Sunmaster dawns as Prime Hard option for Vic, SA

Grain Central May 18, 2023

AGT’s Doug Lush with a Sunmaster plot in the Northern region. The variety is now classified APH in the Southern region also. Photo: AGT

IN JULY last year, Grains Australia handed out its first classification of an Australian Prime Hard wheat variety in South Australia and Victoria to AGT’s Sunmaster.

While NVT trials have shown the variety can has been grown with success in both states, it is not expected to have APH segregations to deliver into at bulk-handling sites in the 2023-24 harvest outside New South Wales and Queensland.

Characteristics of the variety make it ideal on paper for milling or for export, but AGT variety support manager Rob Harris said Sunmaster needs to gain some “critical mass” in order for it to attract market as well as grower attention in the Southern region.

New option for south

Australian Hard has historically been the highest-protein segregation available for wheat in Vic and SA, and APH has been open only to growers in NSW and Qld.

Following its commercial release in the 2021-22 crop year, Sunmaster is touted by AGT as the leading APH main-season variety for New South Wales and Queensland.

Dr Rob Harris. Photo: AGT

Sunmaster’s primary parent is Suntop, which it has consistently outyielded, and Dr Harris said Sunmaster was expected to be an alternative to AH varieties including AGT’s Scepter.

Dr Harris said some growers who have trialled Suntop south of its heartland in the Northern growing region may be pleasantly surprised by  Sunmaster’s performance.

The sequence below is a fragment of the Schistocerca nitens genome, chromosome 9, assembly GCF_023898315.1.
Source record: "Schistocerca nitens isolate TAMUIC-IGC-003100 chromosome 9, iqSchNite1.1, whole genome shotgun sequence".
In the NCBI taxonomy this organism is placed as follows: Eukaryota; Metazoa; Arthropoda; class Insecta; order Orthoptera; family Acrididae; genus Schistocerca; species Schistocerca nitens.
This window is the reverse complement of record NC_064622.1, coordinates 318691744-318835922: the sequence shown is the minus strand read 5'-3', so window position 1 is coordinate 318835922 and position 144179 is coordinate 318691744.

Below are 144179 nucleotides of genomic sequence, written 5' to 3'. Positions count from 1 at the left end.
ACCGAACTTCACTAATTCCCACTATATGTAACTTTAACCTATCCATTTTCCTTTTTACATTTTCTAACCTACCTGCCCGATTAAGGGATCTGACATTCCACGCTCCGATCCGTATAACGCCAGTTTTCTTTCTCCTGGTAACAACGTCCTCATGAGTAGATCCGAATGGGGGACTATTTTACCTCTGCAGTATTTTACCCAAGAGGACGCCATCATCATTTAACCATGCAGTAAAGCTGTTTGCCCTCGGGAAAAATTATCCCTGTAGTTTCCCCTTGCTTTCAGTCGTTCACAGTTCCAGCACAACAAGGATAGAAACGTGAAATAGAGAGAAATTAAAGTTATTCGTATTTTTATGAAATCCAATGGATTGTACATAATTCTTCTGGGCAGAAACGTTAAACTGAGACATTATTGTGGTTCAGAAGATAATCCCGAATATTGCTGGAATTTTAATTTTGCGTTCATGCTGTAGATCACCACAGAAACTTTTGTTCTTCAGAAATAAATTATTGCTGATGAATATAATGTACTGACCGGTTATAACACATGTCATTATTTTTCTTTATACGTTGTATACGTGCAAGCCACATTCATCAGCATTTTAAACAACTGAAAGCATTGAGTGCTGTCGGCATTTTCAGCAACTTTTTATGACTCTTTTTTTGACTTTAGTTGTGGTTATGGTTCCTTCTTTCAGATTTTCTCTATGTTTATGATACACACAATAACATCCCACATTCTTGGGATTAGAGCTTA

“Suntop’s main weakness was screenings, and Sunmaster might gain a bit of popularity because it has more stripe-rust resistance,” Dr Harris said.

South of the NSW-Vic border, Dr Harris said Sunmaster looks to be a better fit than Suntop.

He said its performance in north-east Vic has been particularly strong.

“It seems to have a wider adaptation than a lot of varieties out of the north, and we’re seeing it perform consistently well north of the ranges.”

“It’s yield competitive and it’s got a pretty good physical grain package; that means good test weight and low screenings.”

“If Suntop encountered a hot, dry finish, it had a weakness around screenings.”

Dr Harris said Vic growers in northern parts of the state might have the option of delivering into bulk-handling sites in southern NSW where APH segregations are offered.

“While no APH segregations or delivery points currently exist in Vic or SA, these may develop in response to wider growth of APH classified varieties in these areas,” AGT said on Twitter on May 17.


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